Since 2016, BK Opera have been working at grassroots level with emerging artists in bringing opera to audiences in a wide range of performance spaces with no ounce of snobbery attached. Concluding its third full season (the little company presents around three productions each year), Artistic Director Kate Millet has taken on Puccini’s 1896 premiered popular work, La bohème, and swung it into the 1950s with a sharp sense of immediacy. You’re up close and intimate in the cosy ambience of another new venue for this itinerant band and, despite being a little ragged at the edges, it’s a stark reminder that operatic storytelling exists on so many scales.
|Belinda Dalton as Mimi, James Penn as Rodolfo and|
Jordan Auld as Musetta
Belinda Dalton is an excellently cast Mimi and well worth the ticket alone. Dalton’s Mimi is alert, sensitive and carries a deeply felt inner strength that provides thoughtful contrast to her tuberculosis-stricken petite frame. Vocally, Dalton colours and texturises her music attractively with a notable purity of tone and appealing modulation to accompany it, carrying it seamlessly through until the final act’s teary end.
Tenor James Penn, exchanging his usual lead as conductor for lead character, is an ardent, edgy and excitable Rodolfo, Mimi’s sentimental and self-confessed jealous lover. The chemistry Penn shares with Dalton doesn’t always spark and there’s a tendency to force the vocal lines but there are many moments of genuine feeling that waft out on his more subtly produced singing.
|Daniel Felton as Schaunard and the cast of BK Opera's La bohème|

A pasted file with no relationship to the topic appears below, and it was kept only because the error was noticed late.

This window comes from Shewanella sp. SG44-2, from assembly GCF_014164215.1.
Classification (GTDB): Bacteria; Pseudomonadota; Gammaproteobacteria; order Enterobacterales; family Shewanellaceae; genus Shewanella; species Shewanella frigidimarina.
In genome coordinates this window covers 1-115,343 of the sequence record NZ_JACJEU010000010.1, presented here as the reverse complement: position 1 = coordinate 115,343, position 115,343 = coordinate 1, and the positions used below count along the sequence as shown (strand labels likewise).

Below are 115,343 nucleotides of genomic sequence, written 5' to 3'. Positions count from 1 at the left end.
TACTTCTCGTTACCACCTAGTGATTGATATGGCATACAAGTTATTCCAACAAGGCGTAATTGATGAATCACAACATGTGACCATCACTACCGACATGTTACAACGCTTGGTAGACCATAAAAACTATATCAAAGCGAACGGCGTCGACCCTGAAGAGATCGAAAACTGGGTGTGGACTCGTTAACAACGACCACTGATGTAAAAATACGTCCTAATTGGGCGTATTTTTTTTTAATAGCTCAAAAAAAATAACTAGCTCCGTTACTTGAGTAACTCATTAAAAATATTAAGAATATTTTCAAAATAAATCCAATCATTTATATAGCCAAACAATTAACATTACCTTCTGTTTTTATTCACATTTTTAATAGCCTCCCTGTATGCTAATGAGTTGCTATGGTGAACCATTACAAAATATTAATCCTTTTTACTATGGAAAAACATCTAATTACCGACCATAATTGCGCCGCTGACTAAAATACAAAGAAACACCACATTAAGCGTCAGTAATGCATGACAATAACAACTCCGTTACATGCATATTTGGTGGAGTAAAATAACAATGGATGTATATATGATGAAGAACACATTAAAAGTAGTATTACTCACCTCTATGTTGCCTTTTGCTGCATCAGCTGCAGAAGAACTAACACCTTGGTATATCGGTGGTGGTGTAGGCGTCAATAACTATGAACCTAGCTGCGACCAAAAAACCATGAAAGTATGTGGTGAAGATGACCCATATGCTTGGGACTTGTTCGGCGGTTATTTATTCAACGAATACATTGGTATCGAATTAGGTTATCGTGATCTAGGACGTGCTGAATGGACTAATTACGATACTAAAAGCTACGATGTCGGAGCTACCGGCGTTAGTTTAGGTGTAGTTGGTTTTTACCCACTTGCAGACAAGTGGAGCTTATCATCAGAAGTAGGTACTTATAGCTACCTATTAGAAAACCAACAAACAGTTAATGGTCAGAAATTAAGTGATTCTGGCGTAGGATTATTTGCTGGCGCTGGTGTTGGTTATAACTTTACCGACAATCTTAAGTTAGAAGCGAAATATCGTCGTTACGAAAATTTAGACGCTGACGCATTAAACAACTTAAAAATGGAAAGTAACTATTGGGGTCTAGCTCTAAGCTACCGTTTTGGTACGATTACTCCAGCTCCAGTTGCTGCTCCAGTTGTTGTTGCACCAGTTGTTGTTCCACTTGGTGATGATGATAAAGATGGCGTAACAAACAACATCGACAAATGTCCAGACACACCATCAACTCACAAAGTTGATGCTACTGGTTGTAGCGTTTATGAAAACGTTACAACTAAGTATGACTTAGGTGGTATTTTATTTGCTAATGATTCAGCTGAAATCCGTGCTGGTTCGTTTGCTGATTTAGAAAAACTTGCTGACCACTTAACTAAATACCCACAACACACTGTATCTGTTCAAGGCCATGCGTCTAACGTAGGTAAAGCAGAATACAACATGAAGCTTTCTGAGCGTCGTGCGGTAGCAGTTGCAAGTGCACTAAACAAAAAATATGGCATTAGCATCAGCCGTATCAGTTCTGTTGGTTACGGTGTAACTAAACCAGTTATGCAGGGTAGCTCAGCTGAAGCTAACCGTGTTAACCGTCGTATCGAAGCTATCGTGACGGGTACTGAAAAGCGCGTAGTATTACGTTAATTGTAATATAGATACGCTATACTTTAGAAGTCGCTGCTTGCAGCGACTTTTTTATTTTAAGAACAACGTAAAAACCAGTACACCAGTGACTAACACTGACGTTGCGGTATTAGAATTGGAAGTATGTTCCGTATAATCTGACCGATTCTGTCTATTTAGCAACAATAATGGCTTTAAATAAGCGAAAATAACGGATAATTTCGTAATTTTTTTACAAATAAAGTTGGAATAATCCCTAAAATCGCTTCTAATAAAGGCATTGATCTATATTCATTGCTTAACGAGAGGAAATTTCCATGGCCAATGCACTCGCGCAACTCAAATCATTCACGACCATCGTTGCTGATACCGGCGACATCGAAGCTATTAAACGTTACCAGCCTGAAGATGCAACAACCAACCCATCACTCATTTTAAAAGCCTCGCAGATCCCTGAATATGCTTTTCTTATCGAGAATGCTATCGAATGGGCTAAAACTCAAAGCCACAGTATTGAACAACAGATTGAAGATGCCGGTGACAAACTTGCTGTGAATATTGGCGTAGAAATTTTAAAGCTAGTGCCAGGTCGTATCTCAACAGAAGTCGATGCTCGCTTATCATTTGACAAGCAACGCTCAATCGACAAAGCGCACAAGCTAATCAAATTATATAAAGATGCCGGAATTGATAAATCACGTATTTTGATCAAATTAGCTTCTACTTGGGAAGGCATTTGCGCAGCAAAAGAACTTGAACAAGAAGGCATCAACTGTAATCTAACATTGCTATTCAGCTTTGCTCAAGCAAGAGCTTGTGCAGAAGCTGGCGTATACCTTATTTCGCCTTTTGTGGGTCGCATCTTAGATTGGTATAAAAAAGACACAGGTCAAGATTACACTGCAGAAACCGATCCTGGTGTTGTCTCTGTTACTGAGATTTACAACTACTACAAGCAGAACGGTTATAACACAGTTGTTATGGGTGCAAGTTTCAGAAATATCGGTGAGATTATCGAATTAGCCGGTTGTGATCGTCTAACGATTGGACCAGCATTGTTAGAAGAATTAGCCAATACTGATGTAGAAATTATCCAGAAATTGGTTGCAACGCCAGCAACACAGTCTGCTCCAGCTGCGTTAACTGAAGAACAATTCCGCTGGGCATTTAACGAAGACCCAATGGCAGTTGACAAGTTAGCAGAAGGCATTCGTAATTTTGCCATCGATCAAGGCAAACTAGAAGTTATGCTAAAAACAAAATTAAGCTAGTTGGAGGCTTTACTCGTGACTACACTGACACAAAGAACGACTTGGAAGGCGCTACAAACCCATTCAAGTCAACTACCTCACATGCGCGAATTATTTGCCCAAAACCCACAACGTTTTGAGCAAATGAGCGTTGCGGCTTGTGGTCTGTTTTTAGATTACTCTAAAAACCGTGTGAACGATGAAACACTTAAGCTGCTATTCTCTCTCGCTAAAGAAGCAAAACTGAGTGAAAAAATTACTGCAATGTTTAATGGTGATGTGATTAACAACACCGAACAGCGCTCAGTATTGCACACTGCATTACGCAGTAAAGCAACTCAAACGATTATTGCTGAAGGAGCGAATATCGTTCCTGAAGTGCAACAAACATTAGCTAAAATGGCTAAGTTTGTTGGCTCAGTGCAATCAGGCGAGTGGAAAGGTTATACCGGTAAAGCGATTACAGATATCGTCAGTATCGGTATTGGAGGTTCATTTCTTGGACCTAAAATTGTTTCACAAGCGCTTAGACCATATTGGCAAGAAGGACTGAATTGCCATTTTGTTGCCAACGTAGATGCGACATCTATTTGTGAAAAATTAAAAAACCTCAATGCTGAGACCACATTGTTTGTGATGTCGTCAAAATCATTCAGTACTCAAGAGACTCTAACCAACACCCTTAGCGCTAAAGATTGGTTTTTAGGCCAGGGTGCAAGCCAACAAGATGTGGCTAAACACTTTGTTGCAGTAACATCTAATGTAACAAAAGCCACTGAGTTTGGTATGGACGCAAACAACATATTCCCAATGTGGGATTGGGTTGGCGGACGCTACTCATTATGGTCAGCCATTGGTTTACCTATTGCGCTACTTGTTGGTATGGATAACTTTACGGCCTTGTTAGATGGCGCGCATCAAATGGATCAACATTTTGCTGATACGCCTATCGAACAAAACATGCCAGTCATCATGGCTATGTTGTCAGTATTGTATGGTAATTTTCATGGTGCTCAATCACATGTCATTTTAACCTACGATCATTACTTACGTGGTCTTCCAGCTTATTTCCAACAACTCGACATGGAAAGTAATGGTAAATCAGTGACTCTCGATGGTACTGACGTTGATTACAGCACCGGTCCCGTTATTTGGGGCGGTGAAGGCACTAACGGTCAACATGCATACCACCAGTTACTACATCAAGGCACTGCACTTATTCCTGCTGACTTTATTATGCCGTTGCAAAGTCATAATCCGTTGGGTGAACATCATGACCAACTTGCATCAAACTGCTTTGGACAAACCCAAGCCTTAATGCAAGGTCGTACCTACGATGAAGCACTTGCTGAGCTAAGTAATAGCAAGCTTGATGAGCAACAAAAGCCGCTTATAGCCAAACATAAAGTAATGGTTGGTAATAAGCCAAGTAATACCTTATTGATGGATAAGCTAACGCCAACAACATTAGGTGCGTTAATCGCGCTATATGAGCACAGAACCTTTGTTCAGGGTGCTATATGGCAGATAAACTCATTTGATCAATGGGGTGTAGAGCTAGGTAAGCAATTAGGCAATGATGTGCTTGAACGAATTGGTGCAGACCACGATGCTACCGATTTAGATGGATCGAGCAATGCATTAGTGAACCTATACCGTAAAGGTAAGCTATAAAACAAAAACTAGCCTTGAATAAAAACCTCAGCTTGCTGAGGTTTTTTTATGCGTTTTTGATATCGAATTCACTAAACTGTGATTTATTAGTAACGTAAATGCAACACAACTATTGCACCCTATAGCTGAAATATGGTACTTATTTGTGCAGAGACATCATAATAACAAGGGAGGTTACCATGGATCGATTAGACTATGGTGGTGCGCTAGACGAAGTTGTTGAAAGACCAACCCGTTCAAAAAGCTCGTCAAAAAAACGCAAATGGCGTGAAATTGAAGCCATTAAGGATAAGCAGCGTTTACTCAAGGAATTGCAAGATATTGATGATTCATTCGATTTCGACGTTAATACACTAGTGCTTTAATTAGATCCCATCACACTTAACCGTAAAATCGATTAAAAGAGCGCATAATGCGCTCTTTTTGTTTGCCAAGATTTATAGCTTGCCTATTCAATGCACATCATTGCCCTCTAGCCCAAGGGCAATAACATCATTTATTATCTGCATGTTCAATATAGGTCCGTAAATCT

As the philosopher Colline, bass Peter Tregear sings a compellingly solemn sayonara to his dearly loved coat and, as the musician Schaunard, smooth baritone Daniel Felton is a nimble presence without the flamboyance in style you would generally see. And, in a decidedly clever act of casting the bohemian’s landlord Benoit and Musetta’s wealthy old lover Alcindoro as two archetypal opposite females rolled into one part, alto Alicia Groves provides a sweet injection.
Puccini’s masterfully painted shifts of sweeping melody, dramatic rises and abrupt shocks, however, rarely lift off the page. On opening, it didn’t matter how agile and competent around the keyboard Pam Christie was or how conductor Joseph Hie moved the night along, the lack of warmth, richness and resonance in the music was disappointing. The translated titles projected on the back wall weren’t behaving either and disappeared for long lengths of time, although some such things are a minor blot on the stage. Still, it’s opera with a big heart and a welcome part of Melbourne’s scene.
250 High Street, Northcote
Until 21st November 2019
Production Photos: Courtesy of BK Opera